Steven Duboff co-wrote with Artie Kornfeld the ‘60s hits ‘The Rain, The Park and Other Things’ and ‘We Can Fly’ which were recorded by the Cowsills, and Crispian St. Peters’ ‘The Pied Piper’.  He and Kornfeld were also the recording and performing in the group The Changin’ Times, who opened on tour for Sonny and Cher.  Later he worked as an A&R executive at ABC Records.  Duboff also wrote songs for Ringo Starr, the Turtles, Connie Francis, Al Hirt, Wayne Newton, the Addrisi Brothers, the Monkees, the Bon Aires and more, working with co-writers including Doug Morris, Gerry Robinson and Neil Levinson, with whom he ran Du-Lev Productions.  Duboff produced records for the Insect Trust (who he also managed), the Emeralds, Hugh McCracken, Guy Mitchell, Bit A Sweet and Lenny Williams.  Duboff died in 2014 at the age of 62.

I saw her sitting in the rain
Raindrops falling on her
She didn’t seem to care
She sat there and smiled at me
And I knew (I knew, I knew, I knew, I knew)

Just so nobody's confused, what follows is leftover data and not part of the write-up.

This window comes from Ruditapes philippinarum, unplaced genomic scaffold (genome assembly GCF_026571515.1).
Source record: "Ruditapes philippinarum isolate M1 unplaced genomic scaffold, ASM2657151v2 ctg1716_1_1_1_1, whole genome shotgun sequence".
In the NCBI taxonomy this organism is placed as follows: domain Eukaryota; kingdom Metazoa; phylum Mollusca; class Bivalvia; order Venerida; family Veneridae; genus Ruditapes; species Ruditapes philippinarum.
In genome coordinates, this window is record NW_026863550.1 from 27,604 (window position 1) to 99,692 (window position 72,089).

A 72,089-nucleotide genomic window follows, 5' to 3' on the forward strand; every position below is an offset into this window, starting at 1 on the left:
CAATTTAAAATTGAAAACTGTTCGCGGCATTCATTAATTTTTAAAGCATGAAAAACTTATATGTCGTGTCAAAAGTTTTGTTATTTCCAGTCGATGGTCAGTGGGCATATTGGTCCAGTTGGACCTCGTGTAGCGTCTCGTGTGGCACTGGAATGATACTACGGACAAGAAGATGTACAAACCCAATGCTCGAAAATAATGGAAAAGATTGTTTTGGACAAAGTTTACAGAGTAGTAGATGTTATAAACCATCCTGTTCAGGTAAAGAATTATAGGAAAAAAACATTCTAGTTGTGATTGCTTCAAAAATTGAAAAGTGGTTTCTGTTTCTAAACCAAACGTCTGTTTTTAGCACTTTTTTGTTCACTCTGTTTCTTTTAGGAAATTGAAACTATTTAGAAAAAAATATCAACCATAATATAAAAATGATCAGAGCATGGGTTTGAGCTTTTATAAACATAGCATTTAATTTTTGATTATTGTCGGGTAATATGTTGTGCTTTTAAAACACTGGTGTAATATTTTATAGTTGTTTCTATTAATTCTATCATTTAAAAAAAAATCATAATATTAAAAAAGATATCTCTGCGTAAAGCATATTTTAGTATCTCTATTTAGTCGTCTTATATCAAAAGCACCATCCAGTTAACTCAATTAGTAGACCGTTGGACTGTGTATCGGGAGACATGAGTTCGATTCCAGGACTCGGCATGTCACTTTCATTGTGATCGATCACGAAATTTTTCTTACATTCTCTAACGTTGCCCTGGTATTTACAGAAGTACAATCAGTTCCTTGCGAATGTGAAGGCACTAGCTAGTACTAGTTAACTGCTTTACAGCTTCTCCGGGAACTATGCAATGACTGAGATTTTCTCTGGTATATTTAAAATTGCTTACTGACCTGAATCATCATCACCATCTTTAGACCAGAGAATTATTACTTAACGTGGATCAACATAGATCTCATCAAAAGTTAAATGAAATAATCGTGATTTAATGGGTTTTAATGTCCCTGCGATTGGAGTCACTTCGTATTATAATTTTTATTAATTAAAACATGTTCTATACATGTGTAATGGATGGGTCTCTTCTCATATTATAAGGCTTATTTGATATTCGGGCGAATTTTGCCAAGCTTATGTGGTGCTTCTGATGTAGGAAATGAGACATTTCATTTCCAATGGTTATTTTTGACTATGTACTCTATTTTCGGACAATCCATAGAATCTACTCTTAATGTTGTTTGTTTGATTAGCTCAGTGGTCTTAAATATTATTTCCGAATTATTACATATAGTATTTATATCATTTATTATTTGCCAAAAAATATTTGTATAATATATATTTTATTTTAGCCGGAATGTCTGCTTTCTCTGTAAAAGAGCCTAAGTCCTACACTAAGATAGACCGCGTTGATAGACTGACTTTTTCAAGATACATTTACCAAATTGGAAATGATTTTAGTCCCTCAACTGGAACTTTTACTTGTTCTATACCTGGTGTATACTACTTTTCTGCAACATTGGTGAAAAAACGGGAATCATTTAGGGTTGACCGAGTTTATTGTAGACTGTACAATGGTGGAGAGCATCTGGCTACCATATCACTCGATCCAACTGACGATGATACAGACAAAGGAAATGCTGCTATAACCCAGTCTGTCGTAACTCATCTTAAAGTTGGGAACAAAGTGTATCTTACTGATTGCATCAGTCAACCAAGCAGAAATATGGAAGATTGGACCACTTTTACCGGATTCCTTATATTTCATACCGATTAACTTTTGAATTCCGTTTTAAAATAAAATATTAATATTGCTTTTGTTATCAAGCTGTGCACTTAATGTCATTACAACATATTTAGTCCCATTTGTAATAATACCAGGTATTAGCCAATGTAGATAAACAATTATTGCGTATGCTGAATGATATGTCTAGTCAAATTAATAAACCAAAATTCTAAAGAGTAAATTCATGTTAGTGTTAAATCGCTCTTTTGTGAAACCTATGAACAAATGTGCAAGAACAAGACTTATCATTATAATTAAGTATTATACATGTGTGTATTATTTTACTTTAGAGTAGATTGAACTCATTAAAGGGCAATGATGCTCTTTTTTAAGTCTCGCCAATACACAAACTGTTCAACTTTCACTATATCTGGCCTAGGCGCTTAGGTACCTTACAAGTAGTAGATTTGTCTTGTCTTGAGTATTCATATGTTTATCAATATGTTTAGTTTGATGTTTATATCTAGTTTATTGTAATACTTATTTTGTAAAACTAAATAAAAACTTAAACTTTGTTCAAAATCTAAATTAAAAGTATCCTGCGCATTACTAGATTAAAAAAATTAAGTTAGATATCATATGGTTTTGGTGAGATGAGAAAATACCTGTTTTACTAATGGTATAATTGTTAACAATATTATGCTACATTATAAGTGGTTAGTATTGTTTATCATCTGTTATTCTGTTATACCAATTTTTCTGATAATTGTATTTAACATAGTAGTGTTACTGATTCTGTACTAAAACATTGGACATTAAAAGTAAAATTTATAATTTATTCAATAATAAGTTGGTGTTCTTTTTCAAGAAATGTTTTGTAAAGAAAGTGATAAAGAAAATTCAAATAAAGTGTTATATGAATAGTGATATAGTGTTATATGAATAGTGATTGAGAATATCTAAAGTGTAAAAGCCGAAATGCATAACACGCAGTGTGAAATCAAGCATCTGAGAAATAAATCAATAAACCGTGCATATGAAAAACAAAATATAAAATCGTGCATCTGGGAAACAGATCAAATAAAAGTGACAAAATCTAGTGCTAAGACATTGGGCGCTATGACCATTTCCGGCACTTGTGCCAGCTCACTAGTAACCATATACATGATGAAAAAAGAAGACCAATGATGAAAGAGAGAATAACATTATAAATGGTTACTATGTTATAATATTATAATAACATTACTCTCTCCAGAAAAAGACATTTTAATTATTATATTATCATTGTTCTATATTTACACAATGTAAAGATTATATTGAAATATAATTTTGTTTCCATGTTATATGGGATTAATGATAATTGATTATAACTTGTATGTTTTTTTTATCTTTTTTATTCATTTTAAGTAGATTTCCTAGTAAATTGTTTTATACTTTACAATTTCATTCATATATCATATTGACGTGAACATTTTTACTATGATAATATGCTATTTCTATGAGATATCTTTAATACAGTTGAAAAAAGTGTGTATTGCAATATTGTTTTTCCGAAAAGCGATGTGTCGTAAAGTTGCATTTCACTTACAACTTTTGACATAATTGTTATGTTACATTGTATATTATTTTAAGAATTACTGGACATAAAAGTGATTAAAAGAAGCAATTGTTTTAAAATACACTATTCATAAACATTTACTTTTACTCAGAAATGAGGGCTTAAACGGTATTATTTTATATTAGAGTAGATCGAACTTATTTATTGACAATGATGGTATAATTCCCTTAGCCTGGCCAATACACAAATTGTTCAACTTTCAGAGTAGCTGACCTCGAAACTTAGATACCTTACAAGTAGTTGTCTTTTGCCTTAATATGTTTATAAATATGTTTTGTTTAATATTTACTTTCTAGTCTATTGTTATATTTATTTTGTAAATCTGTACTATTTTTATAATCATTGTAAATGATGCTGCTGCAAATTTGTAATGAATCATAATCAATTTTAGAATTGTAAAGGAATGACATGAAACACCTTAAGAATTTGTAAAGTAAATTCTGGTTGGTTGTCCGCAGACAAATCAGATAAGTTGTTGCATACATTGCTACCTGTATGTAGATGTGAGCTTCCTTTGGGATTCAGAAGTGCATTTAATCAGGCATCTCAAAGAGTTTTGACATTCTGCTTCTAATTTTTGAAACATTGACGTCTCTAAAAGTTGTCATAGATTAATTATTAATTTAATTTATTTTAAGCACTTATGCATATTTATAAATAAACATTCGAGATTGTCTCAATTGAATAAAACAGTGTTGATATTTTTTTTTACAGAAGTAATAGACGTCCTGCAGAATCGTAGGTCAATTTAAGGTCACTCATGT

She could make me happy (happy, happy)
Flowers in her hair, flowers everywhere
I love the flower girl
Oh, I don’t know just why
She simply caught my eye
I love the flower girl she seemed so sweet and kind.
She crept into my mind.
I knew I had to say hello (hello, hello)
She smiled up at me
She took my hand and we walked through the park alone
But I knew (I knew, I knew, I knew, I knew)
She had made me happy (happy, happy)
Flowers in her hair, flowers everywhere
I love the flower girl
Oh, I don’t know just why
She simply caught my eye
I love the flower girl she seemed so sweet and kind
She crept into my mind
Suddenly the sun broke through (see the sun).
I turned around she was gone (where did she go).
And all I had left was one little flower from her hair.
But I knew (I knew, I knew, I knew, I knew)
She had made me happy (happy, happy).
Flowers in her hair, flowers everywhere
I love the flower girl
Was she reality or just a dream to me?
I love the flower girl
Our love shall lead the way
To find a sunny day
I love the flower girl
Was she reality or just a dream to me?

Written for Love Is In Da Blog where Bee asks us to find a song with love & flowers and the prompt is thanks to Barbara.

8 thoughts on “Flowers Everywhere

    1. They wanted to call this song the Flower Girl, but they thought it might get confused with the San Francisco (Be Sure to Wear Flowers in Your Hair) song that was written by John Phillips, and sung by Scott McKenzie, so it ended up with a much longer title.

      Liked by 1 person